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Inside Writing Communities, Grades 3-5

Program 11: Conversations Among Peer Writers

One way to provide an authentic audience for young writers is to have them share their work with each other. This program shows how teachers help students respond to their peers by modeling appropriate behavior and teaching protocols for student responses.

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Watch the 30-minute video “Conversations Among Writing Peers.” If you prefer to watch the video in segments, you can stop at the times suggested below or use the Video Guide (PDF) — a detailed outline of the video — to help you determine places to stop for discussion.

Answer the questions that follow each segment, jotting down your answers in your notebook or using them as discussion starters.

Modeling a New Strategy

In the first segment, Jeanne Boiarsky has introduced her third-grade students to “Receiving the Piece,” a peer response strategy from Donald Graves’s Writing: Teachers and Children at Work. She uses former students to model the strategy. Then her students practice “Receiving the Piece” in pairs. (Stop after Jack Wilde’s interview. You will find this image at the end of the segment, approximately three minutes into the video.)

  • In what ways does “Receiving the Piece” help validate student writers?
  • How does the fishbowl demonstration clarify “Receiving the Piece” for the students? In what other instances might you use a fishbowl in your classroom?
  • During the sample peer conference, how does Jeanne coach her students to move beyond their initial retelling of each other’s pieces? Think of other ways you might help students learn to become more independent with “Receiving the Piece” or some other conferencing strategy.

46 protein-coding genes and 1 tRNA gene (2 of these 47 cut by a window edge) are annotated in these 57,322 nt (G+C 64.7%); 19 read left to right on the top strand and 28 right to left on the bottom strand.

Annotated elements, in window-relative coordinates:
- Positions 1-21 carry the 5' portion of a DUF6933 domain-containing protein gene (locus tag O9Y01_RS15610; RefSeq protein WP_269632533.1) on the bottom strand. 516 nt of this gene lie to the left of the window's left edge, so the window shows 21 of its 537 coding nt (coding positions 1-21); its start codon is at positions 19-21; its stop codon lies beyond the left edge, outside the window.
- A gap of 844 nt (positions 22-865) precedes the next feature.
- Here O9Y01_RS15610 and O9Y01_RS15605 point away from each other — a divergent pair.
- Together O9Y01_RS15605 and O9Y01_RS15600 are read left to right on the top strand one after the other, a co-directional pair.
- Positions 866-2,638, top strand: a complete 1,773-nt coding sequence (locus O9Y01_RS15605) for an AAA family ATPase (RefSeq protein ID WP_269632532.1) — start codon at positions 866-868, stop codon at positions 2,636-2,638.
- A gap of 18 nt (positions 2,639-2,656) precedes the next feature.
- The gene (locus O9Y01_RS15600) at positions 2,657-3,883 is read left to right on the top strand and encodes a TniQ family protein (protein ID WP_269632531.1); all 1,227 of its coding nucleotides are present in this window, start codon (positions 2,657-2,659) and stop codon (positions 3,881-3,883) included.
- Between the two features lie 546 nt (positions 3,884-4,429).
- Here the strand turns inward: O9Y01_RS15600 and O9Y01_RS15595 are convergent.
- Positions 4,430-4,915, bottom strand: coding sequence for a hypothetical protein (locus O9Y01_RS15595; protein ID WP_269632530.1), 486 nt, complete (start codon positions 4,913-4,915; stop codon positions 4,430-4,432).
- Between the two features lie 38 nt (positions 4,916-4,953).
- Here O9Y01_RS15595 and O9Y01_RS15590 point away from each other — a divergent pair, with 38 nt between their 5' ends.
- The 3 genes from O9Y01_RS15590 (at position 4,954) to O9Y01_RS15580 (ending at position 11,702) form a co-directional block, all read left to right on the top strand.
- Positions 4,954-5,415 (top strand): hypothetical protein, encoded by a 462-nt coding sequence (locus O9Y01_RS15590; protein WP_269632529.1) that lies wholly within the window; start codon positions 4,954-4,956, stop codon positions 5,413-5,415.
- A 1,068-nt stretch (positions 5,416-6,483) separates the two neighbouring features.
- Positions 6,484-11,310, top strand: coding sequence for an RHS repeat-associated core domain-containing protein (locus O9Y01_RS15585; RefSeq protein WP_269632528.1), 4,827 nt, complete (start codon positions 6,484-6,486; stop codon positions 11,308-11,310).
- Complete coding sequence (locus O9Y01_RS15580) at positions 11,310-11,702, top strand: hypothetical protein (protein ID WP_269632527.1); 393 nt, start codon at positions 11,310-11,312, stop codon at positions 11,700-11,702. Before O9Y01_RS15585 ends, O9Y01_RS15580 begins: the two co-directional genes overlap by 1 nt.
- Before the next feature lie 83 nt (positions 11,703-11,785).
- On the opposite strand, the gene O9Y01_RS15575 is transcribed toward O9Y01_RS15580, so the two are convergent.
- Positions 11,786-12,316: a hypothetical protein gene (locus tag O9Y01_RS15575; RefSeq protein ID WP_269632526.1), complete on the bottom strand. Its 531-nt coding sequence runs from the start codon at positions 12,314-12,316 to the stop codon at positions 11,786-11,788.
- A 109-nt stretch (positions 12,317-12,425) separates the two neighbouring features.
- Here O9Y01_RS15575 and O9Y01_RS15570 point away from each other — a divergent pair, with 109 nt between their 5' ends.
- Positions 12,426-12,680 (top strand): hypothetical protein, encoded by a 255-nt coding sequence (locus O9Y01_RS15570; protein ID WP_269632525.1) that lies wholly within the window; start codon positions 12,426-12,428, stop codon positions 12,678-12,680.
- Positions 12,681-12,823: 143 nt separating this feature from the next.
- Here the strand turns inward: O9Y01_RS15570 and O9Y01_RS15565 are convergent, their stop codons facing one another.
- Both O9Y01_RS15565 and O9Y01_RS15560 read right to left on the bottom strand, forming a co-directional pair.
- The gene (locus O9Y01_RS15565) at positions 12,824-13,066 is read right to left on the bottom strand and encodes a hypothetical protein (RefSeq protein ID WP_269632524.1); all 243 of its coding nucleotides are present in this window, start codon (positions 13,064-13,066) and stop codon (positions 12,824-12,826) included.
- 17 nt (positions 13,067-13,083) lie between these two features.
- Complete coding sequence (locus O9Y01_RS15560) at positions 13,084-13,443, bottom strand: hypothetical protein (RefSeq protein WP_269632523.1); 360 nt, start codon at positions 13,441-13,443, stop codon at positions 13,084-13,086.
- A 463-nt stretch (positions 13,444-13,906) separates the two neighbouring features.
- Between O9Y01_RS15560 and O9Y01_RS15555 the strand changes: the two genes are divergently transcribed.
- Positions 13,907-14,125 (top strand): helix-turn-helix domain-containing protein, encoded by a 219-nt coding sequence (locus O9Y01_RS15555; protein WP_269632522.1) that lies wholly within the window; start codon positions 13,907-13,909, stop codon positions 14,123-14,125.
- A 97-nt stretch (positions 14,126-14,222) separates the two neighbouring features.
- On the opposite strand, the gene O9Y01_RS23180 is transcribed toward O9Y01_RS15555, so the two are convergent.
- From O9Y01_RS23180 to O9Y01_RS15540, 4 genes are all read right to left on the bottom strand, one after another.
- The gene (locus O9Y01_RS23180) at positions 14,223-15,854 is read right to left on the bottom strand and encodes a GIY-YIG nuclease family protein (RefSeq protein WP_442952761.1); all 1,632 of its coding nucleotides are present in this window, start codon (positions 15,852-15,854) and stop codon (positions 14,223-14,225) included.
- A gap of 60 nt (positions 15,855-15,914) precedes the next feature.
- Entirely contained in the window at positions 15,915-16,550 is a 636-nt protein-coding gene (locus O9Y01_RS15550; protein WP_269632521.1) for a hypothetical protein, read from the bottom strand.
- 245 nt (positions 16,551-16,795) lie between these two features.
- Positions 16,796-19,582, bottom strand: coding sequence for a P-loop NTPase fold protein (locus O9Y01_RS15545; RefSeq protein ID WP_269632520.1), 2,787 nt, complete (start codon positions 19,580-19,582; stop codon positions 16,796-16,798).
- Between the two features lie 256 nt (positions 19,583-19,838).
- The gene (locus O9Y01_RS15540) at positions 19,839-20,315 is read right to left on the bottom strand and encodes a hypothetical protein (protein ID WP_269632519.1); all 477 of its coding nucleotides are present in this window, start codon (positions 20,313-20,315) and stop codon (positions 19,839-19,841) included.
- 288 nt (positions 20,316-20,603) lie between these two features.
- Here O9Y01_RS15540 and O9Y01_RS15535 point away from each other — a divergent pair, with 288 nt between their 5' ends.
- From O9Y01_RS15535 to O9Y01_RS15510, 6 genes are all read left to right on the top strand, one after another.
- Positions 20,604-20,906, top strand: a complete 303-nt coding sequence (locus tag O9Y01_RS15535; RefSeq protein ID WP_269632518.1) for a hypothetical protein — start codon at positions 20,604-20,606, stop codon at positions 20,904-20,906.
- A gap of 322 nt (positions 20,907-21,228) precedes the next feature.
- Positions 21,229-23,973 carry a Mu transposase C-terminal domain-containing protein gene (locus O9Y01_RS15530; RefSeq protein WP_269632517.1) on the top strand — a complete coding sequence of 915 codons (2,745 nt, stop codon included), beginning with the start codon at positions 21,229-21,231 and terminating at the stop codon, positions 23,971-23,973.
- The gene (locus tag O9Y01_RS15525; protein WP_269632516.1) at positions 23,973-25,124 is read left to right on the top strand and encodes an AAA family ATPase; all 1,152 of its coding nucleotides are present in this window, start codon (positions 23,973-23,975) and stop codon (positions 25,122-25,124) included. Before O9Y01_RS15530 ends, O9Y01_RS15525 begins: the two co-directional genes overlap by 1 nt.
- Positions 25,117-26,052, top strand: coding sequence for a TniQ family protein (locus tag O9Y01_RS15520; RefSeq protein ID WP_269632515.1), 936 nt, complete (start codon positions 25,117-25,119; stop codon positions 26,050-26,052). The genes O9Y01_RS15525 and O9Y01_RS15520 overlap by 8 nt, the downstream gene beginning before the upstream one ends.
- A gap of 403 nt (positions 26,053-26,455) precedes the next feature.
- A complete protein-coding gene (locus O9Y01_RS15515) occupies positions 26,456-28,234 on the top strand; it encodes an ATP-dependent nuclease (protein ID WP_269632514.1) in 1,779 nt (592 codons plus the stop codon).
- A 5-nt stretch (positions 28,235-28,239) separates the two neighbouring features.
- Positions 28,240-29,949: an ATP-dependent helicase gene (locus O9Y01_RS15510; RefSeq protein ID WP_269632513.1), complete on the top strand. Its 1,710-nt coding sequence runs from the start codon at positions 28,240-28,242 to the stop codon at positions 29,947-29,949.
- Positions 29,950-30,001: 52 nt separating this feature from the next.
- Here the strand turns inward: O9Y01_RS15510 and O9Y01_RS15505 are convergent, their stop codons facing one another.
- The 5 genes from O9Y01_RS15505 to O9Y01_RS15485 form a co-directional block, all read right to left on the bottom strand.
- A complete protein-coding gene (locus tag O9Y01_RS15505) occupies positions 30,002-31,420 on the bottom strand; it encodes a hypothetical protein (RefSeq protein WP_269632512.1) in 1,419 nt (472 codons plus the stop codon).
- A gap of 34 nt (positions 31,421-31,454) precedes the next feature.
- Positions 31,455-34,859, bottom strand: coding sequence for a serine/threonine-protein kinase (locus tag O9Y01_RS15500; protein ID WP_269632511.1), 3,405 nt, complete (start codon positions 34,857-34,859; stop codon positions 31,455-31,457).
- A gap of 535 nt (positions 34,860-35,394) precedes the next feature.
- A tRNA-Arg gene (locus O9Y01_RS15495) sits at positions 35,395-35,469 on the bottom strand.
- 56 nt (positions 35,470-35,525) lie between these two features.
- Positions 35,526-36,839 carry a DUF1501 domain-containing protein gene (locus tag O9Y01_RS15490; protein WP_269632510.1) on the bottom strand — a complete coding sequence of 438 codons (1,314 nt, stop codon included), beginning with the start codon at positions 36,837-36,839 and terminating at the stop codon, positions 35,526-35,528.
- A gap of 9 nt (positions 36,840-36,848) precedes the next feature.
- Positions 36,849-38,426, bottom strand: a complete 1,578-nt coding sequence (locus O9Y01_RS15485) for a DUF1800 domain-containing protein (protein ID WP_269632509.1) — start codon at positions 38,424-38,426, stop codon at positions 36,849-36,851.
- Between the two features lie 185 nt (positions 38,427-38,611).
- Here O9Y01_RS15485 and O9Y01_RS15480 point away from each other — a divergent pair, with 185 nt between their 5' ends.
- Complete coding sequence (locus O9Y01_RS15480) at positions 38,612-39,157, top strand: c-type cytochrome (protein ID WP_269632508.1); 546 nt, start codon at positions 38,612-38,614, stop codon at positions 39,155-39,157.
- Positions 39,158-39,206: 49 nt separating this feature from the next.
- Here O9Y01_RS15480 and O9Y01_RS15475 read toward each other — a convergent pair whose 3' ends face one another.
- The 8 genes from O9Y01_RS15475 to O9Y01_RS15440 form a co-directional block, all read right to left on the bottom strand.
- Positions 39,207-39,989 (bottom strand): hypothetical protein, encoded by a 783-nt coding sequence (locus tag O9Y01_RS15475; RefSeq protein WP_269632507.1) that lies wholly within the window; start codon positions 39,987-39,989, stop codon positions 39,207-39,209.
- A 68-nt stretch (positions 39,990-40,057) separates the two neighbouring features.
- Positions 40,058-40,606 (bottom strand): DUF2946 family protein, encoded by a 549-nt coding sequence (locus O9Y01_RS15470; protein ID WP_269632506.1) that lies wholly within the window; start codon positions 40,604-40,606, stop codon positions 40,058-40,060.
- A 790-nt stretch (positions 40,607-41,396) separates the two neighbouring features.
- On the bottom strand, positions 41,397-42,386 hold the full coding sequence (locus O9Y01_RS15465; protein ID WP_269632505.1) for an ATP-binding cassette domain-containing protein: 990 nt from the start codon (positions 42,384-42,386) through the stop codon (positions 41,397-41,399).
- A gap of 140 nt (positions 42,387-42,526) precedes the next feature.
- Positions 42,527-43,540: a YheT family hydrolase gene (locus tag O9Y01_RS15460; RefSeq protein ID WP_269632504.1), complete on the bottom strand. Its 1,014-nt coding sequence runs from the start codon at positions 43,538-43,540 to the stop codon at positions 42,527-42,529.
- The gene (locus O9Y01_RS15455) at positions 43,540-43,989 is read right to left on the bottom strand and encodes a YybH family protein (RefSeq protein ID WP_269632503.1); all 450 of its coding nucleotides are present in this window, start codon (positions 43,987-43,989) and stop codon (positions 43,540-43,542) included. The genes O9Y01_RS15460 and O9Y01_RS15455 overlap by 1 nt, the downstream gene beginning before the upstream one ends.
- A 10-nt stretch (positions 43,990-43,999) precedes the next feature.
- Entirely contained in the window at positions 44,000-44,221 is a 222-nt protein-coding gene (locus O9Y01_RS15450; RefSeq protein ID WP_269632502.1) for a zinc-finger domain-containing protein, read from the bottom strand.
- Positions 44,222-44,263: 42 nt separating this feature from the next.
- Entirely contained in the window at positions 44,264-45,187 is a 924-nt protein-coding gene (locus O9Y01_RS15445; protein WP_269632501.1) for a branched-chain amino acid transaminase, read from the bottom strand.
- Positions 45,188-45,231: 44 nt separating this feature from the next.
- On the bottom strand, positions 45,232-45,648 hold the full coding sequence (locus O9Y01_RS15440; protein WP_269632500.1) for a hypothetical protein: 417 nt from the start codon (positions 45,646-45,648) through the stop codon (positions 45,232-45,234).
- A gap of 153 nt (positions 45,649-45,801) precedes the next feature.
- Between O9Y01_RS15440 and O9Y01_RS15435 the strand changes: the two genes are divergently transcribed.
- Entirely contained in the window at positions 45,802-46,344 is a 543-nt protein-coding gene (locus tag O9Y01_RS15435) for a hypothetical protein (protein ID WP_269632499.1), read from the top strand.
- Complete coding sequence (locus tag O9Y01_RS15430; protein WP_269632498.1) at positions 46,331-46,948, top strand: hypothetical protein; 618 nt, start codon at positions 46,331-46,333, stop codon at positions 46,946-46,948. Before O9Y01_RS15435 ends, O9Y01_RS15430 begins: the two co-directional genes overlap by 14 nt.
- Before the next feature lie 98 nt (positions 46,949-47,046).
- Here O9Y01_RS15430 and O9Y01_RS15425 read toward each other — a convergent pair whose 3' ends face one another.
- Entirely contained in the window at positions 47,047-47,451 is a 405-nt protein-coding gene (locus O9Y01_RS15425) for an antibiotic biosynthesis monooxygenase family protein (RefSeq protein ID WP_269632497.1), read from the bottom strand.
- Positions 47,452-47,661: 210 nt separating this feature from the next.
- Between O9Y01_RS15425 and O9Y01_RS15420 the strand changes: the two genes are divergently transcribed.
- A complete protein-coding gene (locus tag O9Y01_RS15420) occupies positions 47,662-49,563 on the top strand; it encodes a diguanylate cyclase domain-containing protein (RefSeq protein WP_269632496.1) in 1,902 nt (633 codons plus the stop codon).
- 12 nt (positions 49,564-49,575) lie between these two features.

Jeanne Boiarsky: Lesson Background (PDF)

Taking the Next Step

In this segment, Lindsay Dibert’s fifth-grade students have been talking with peers about their personal narratives and receiving feedback in the form of questions. After two students finish this initial conversation, they spontaneously begin to confer about the leads they have written for their pieces.  (Stop after Jack’s interview about students becoming more independent. You will find this image at the end of the segment, approximately 19 minutes into the video.)

  • What specific behaviors did you observe in Stephan and Emily’s conference? What do they reveal about the quality of the students’ interaction?
  • How does Stephan and Emily’s conference compare to the two third-graders’ conference in Jeanne’s classroom? How would you account for the differences?
  • Lindsay checks in with Stephan and Emily to see what they have accomplished during their conference. What other ways could you evaluate the success of peer conferences in your classroom?

Lindsay Dibert: Lesson Background (PDF)

Observing an Independent Peer Conference

In the final segment, three of Silvia Edgerton’s fifth-graders engage in a conference during writing workshop, with two of the students responding to the third student’s personal narrative.  (Play to the end of the program.)
  • Earlier in the school year, Silvia used her own writing to model peer conferencing. What benefits do you see in this teaching practice?
  • During their conference, the students refer to revision strategies displayed on a chart on the classroom wall. Describe resources that you already have in your classroom or resources you could add that would help students confer.
  • Silvia’s students use strategies specific to bilingual writers, such as Spanglish (a mixture of Spanish and English that has evolved in the Hispanic population of the U.S.) and code switching (mixing English and a second language) to write more authentic dialogue. How could you apply similar strategies with students who speak only English, keeping in mind the dialects and colloquialisms your students use?